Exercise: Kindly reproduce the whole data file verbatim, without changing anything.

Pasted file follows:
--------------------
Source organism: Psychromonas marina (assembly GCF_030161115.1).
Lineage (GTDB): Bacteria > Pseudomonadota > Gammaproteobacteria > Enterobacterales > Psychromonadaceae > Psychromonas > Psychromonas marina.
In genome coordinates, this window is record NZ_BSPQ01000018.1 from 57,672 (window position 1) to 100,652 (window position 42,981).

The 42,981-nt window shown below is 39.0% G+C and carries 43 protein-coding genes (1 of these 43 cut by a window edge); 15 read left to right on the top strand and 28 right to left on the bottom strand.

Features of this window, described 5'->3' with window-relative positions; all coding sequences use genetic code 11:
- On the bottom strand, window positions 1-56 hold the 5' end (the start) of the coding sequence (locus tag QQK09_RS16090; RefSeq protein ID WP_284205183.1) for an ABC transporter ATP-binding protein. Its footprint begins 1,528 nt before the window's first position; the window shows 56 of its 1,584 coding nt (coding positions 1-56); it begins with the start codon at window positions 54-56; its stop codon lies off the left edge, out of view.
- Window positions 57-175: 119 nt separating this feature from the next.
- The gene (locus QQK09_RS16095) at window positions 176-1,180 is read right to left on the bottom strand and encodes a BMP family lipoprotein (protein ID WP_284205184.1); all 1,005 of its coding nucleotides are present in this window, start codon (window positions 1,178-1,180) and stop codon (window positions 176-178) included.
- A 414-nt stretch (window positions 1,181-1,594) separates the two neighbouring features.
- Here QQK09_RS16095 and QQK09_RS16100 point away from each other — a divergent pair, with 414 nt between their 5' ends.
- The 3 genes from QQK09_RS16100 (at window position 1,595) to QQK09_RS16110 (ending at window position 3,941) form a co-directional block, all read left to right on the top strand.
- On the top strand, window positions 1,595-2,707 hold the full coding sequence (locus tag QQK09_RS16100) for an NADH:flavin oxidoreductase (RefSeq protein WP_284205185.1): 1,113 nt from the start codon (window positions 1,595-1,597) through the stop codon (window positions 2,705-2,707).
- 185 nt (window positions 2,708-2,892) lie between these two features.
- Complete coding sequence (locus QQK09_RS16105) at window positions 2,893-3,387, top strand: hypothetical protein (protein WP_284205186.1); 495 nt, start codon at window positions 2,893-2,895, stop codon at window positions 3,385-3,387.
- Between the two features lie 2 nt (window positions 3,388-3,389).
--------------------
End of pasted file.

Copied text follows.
Source organism: Psychromonas marina (assembly GCF_030161115.1).
Lineage (GTDB): Bacteria > Pseudomonadota > Gammaproteobacteria > Enterobacterales > Psychromonadaceae > Psychromonas > Psychromonas marina.
In genome coordinates, this window is record NZ_BSPQ01000018.1 from 57,672 (window position 1) to 100,652 (window position 42,981).

The 42,981-nt window shown below is 39.0% G+C and carries 43 protein-coding genes (1 of these 43 cut by a window edge); 15 read left to right on the top strand and 28 right to left on the bottom strand.

Features of this window, described 5'->3' with window-relative positions; all coding sequences use genetic code 11:
- On the bottom strand, window positions 1-56 hold the 5' end (the start) of the coding sequence (locus tag QQK09_RS16090; RefSeq protein ID WP_284205183.1) for an ABC transporter ATP-binding protein. Its footprint begins 1,528 nt before the window's first position; the window shows 56 of its 1,584 coding nt (coding positions 1-56); it begins with the start codon at window positions 54-56; its stop codon lies off the left edge, out of view.
- Window positions 57-175: 119 nt separating this feature from the next.
- The gene (locus QQK09_RS16095) at window positions 176-1,180 is read right to left on the bottom strand and encodes a BMP family lipoprotein (protein ID WP_284205184.1); all 1,005 of its coding nucleotides are present in this window, start codon (window positions 1,178-1,180) and stop codon (window positions 176-178) included.
- A 414-nt stretch (window positions 1,181-1,594) separates the two neighbouring features.
- Here QQK09_RS16095 and QQK09_RS16100 point away from each other — a divergent pair, with 414 nt between their 5' ends.
- The 3 genes from QQK09_RS16100 (at window position 1,595) to QQK09_RS16110 (ending at window position 3,941) form a co-directional block, all read left to right on the top strand.
- On the top strand, window positions 1,595-2,707 hold the full coding sequence (locus tag QQK09_RS16100) for an NADH:flavin oxidoreductase (RefSeq protein WP_284205185.1): 1,113 nt from the start codon (window positions 1,595-1,597) through the stop codon (window positions 2,705-2,707).
- 185 nt (window positions 2,708-2,892) lie between these two features.
- Complete coding sequence (locus QQK09_RS16105) at window positions 2,893-3,387, top strand: hypothetical protein (protein WP_284205186.1); 495 nt, start codon at window positions 2,893-2,895, stop codon at window positions 3,385-3,387.
- Between the two features lie 2 nt (window positions 3,388-3,389).